THIS newspaper has regularly reported and warned about the telephone scams which give people a nasty shock when they get their Telefonica bill and find out that waiting to be connected to hear how much they have won in a prize that never existed has cost them a lot of money.
Tracking the scoundrels who devise and operate these and other frauds is not easy and getting them into court and convicted is extremely difficult. Both tasks will be helped by a new European Union measure passed by the EU Parliament in Strasbourg this week; called The Unfair Commercial Practices Directive, it bans 28 specific activities including telephone prize-draw scams, pyramid marketing schemes, and the so-called bait advertising that offers amazing bargains, for instance in airline seats, but fails to say that only one or two are actually available. This new legislation puts a general duty on all commercial companies in the EU to avoid unfair trading and will replace existing national consumer protection laws in all EU countries when it comes into force in 2007. The Directive is very widely-drawn. It bans advertising which urges children to persuade their parents to buy products and it makes an offence of advertising in which a company pretends to be an individual selling something privately. Persistent sales calls by telephone, fax or e-mail and aggressive door-to-door selling are covered as are false closing down shop sales.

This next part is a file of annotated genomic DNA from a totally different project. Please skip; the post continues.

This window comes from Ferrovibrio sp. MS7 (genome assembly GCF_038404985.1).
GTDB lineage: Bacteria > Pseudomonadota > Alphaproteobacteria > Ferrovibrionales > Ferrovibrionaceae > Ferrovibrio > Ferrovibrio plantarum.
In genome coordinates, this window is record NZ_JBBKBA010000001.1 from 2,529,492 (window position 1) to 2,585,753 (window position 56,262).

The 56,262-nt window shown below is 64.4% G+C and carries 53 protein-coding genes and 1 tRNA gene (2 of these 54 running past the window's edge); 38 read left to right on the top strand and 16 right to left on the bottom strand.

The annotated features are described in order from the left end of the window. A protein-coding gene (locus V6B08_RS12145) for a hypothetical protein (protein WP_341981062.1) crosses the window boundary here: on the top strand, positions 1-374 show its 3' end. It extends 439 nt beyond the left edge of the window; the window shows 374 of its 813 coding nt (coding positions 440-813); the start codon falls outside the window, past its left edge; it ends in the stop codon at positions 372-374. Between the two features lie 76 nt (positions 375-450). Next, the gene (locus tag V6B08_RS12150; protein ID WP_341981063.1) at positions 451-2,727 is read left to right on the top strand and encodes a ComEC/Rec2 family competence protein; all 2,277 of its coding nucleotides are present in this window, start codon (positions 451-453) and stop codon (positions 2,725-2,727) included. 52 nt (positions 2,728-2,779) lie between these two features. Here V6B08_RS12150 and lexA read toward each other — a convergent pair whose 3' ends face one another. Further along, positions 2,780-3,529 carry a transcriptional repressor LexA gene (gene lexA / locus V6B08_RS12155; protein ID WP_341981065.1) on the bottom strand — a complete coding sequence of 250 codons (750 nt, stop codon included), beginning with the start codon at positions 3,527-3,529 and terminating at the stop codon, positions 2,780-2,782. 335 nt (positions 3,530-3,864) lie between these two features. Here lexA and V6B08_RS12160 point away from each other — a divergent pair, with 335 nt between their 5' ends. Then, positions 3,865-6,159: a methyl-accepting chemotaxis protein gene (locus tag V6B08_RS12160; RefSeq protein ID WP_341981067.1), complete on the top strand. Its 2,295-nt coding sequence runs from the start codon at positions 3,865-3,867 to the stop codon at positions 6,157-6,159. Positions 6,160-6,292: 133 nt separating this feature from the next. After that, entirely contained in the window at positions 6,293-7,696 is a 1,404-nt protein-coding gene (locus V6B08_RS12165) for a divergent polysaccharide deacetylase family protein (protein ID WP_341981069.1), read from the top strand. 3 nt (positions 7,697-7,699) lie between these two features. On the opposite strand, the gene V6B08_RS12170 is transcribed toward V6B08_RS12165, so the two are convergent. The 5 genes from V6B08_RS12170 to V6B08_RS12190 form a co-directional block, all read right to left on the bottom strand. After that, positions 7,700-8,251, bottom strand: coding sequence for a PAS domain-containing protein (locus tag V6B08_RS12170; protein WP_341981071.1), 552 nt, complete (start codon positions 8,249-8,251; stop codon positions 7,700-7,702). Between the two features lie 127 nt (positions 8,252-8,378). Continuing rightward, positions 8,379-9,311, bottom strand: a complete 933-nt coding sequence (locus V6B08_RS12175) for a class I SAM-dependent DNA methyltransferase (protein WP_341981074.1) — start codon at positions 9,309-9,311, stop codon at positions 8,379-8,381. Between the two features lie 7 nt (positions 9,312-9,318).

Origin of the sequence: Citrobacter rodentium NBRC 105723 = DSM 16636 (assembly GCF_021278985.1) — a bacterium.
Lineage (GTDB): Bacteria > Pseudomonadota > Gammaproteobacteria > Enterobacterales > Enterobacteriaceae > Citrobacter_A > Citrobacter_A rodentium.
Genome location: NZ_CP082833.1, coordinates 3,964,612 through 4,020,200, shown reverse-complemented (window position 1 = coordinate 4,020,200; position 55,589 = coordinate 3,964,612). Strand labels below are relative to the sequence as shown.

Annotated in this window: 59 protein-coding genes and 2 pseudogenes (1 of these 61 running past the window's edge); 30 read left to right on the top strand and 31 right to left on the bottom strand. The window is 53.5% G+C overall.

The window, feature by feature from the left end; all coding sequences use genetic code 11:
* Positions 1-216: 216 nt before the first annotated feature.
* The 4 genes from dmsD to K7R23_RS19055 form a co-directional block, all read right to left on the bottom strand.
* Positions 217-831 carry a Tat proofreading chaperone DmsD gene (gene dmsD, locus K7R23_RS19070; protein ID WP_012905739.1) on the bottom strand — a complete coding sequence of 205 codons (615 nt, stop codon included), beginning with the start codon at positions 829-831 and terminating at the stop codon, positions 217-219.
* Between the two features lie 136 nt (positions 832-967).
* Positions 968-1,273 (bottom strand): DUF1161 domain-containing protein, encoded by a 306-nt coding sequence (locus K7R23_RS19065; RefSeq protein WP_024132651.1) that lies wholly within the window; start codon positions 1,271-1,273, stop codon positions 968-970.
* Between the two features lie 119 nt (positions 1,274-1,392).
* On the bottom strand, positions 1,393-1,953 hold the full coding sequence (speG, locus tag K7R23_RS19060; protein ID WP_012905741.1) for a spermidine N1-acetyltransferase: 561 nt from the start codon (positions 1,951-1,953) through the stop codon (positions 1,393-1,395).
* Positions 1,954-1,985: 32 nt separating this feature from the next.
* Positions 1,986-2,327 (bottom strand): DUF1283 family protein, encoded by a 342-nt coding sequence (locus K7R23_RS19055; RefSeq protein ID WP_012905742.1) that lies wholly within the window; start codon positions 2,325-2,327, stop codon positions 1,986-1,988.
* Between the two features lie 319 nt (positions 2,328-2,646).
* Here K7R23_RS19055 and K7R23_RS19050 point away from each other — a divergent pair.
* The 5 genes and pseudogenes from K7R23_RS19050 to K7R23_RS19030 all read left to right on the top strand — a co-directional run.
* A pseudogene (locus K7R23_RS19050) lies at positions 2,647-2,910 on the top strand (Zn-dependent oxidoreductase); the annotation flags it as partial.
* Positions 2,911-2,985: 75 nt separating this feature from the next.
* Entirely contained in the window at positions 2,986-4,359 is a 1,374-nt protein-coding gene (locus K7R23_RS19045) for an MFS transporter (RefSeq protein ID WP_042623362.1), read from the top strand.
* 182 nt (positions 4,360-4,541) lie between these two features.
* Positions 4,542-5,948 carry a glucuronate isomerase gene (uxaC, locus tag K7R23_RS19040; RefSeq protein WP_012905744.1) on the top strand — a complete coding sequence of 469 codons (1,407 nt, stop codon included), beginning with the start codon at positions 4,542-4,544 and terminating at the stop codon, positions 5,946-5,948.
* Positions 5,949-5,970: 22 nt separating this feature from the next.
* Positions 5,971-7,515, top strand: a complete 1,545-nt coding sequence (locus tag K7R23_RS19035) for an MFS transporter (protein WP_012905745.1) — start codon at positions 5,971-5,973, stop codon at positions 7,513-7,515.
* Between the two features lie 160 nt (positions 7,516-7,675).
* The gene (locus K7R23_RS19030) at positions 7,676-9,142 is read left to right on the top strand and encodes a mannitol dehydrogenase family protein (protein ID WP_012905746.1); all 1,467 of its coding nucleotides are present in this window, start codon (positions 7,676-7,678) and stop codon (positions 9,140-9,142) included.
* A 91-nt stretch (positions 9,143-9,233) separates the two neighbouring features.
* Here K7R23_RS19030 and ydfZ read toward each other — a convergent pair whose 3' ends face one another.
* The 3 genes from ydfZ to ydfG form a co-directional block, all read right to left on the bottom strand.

We shall doubtless hear from some quarters that this Directive is yet another example of the EU nanny state extending its tentacles. But most people will think that its provisions are sensible and necessary and will give both the police and the courts powers to stop at least some of the annoying and costly scams.
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